February 7, 2006

Skills can build rapport with people you find difficult to handle

Over the past weeks I’ve written about how to deal with certain types of difficult people. Effective as th ideas may be, sometimes they just don't work. The reason may be that you and the other person aren’t in rapport.

When you’re in rapport you feel comfortable with and trusting of each other therefore more likely to cooperate and less likely to resist. The essence of being in rapport is to be similar; to look and act more like the person(s) with whom you want rapport.

A classic example is the first women who rose up through management ranks. What kind of clothing did they wear? They wore conservative, dark suits --- just like men. Whether these trailblazing women were consciously aware or not, at some level they knew they needed to fit in. For them to be perceived as promotable they needed to appear similar to the men who could promote them.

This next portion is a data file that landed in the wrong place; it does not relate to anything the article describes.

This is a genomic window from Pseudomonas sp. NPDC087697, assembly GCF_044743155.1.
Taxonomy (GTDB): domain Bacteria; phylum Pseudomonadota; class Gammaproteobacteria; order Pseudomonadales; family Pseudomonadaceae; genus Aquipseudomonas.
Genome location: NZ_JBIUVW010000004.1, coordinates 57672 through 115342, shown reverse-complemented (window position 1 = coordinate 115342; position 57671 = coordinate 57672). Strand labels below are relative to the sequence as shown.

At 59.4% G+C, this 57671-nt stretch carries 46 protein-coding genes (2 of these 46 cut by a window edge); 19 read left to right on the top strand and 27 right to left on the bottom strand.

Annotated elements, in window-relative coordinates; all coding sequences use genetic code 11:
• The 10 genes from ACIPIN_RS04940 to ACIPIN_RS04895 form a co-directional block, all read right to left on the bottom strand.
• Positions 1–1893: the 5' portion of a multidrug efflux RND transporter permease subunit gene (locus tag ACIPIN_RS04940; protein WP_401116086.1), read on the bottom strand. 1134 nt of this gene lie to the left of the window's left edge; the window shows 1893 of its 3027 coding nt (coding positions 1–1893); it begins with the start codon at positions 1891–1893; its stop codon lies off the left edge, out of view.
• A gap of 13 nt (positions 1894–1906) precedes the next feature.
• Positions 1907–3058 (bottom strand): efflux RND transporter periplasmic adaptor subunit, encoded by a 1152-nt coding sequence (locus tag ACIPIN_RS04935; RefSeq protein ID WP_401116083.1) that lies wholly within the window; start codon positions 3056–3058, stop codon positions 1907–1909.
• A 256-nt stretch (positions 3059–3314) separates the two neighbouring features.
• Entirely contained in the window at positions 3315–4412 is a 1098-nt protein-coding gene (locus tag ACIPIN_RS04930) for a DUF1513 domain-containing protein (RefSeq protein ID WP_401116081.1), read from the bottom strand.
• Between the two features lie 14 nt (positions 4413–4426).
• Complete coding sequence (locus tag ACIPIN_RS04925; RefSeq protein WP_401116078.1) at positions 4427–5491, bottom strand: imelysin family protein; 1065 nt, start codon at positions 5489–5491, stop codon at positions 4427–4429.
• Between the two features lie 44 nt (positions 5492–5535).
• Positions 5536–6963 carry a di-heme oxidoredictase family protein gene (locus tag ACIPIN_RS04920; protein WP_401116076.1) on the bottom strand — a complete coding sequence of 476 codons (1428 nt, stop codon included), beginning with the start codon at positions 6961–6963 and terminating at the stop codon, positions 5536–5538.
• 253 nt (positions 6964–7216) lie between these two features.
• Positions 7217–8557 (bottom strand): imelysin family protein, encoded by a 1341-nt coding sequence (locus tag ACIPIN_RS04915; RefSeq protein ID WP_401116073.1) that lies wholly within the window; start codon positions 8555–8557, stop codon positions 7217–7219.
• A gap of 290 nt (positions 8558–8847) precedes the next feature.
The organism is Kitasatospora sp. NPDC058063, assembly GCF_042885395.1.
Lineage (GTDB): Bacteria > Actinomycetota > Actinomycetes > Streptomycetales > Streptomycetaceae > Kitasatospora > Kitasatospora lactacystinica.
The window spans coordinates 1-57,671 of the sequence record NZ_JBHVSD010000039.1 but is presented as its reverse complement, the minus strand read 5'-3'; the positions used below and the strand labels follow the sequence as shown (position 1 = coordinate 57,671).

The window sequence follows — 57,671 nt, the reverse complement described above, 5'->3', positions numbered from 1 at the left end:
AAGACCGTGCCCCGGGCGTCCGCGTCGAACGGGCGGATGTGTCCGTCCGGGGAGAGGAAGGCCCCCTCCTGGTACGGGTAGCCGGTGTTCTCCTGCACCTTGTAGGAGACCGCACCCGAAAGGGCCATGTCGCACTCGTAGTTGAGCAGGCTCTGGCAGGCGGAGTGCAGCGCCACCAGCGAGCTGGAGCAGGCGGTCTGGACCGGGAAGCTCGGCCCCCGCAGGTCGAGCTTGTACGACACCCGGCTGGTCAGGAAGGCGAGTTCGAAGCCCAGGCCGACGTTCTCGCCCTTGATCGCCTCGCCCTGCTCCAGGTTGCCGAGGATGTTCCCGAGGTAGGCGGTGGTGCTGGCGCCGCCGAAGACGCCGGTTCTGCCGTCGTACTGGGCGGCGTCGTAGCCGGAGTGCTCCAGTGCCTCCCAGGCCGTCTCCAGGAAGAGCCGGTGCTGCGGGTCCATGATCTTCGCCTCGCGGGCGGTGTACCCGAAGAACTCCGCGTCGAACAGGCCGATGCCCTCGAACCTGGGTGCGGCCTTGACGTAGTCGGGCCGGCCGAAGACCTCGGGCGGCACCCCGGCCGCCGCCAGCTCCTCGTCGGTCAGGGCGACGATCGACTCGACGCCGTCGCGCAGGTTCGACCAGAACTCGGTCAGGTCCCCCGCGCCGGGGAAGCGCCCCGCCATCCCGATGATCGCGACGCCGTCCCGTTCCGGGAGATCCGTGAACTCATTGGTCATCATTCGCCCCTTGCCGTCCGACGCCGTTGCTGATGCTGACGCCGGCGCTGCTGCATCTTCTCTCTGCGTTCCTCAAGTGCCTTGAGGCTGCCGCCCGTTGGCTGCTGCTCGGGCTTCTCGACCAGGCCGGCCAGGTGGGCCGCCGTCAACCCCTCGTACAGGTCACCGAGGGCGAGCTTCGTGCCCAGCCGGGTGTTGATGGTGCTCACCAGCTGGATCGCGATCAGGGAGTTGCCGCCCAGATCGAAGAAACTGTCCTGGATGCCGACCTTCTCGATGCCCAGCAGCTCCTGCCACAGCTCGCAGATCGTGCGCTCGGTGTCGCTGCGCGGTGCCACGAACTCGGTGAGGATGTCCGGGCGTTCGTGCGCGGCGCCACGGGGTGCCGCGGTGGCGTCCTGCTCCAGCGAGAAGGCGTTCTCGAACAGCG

Everyone naturally builds rapport with those whom they trust. The trick is to become aware of how you do this and to use these natural skills with people with whom you don't have rapport. Here are three ways in which you instinctively build rapport:

• Cultural: "When in Rome do as the Romans.” For example, at an elegant dinner where multiple forks, spoons and knives are set, if uncertain about which utensil to use wouldn't you model those around you who seem to know?
• Verbal: match language patterns and conversational content. You can model another person's rate of speech, voice tone, etc. You can also shape your vocabulary to match the other person’s visual, auditory or kinesthetic language use. However this takes a lot of practice.
• Behavioral synchronization is the easiest rapport building skill where you "mirror" another’s body language.